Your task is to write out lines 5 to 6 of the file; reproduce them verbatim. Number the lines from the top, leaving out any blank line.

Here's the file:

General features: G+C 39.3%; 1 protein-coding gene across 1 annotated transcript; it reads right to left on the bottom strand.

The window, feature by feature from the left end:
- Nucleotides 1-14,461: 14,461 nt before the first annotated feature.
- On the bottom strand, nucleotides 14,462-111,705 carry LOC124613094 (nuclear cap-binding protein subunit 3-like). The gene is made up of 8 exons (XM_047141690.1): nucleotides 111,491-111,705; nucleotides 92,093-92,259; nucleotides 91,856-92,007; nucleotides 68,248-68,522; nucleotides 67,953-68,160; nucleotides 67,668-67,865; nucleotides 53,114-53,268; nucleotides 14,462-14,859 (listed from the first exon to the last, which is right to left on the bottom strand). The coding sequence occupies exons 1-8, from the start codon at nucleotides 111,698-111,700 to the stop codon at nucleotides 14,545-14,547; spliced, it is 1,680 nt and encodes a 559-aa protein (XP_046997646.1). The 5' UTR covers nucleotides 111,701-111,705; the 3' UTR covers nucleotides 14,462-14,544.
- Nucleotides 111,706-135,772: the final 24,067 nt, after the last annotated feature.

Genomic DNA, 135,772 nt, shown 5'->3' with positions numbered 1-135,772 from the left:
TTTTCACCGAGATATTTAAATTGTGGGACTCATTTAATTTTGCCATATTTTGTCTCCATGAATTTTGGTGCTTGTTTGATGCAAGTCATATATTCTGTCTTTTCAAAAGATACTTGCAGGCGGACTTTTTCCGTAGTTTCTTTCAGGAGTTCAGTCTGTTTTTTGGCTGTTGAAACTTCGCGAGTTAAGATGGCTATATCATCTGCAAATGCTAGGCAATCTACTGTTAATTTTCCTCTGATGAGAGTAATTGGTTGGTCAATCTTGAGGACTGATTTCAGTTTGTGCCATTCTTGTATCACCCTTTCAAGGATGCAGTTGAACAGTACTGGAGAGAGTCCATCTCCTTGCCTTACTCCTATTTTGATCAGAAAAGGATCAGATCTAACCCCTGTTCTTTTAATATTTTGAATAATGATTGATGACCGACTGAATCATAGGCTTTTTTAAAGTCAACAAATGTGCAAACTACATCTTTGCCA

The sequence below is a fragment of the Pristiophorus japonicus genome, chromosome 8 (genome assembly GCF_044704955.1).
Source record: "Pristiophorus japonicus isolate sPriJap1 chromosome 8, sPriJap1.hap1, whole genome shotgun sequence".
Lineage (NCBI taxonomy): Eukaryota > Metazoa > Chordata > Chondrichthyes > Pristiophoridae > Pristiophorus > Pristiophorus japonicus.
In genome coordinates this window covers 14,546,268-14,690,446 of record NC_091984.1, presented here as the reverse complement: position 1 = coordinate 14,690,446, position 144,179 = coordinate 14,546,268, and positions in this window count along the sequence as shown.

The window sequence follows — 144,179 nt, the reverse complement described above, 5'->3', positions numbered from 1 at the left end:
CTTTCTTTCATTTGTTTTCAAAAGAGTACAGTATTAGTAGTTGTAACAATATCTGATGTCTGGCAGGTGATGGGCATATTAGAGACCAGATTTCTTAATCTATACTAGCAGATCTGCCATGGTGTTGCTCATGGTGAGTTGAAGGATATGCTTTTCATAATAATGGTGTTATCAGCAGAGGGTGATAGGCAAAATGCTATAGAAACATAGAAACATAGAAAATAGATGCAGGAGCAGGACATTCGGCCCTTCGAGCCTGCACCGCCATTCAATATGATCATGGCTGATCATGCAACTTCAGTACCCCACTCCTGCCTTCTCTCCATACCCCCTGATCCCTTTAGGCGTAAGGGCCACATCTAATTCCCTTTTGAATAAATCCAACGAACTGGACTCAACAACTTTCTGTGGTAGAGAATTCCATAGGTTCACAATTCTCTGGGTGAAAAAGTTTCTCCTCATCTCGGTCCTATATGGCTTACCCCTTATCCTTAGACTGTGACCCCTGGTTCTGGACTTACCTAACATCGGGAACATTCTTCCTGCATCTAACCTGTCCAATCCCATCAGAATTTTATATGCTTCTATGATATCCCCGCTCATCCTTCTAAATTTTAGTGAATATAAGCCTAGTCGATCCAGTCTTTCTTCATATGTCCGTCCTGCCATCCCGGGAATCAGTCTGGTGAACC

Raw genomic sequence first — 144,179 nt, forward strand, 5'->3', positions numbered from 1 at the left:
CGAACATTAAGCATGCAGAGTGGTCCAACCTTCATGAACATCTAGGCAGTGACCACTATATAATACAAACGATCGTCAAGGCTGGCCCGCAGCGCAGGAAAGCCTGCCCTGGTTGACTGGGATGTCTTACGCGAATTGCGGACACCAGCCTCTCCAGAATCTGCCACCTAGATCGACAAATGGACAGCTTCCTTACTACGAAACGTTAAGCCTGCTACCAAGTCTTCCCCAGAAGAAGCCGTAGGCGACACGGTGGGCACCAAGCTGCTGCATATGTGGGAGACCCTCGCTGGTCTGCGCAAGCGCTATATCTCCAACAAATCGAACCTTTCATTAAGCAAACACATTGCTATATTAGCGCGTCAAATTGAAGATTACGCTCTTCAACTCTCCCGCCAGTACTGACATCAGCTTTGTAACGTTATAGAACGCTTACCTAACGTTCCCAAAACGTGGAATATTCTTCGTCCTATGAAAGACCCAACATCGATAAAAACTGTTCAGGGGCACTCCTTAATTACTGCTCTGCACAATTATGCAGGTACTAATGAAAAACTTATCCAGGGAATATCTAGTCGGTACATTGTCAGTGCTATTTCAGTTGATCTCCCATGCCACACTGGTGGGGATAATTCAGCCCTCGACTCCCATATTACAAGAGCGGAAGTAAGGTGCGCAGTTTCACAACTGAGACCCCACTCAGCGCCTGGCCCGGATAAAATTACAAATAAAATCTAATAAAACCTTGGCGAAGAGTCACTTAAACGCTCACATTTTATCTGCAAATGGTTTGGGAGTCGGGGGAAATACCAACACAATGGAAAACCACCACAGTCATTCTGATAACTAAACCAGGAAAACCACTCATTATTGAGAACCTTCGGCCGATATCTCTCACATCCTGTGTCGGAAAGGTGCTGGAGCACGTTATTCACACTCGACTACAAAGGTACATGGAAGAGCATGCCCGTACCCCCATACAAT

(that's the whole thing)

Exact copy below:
- Nucleotides 111,706-135,772: the final 24,067 nt, after the last annotated feature.

Genomic DNA, 135,772 nt, shown 5'->3' with positions numbered 1-135,772 from the left: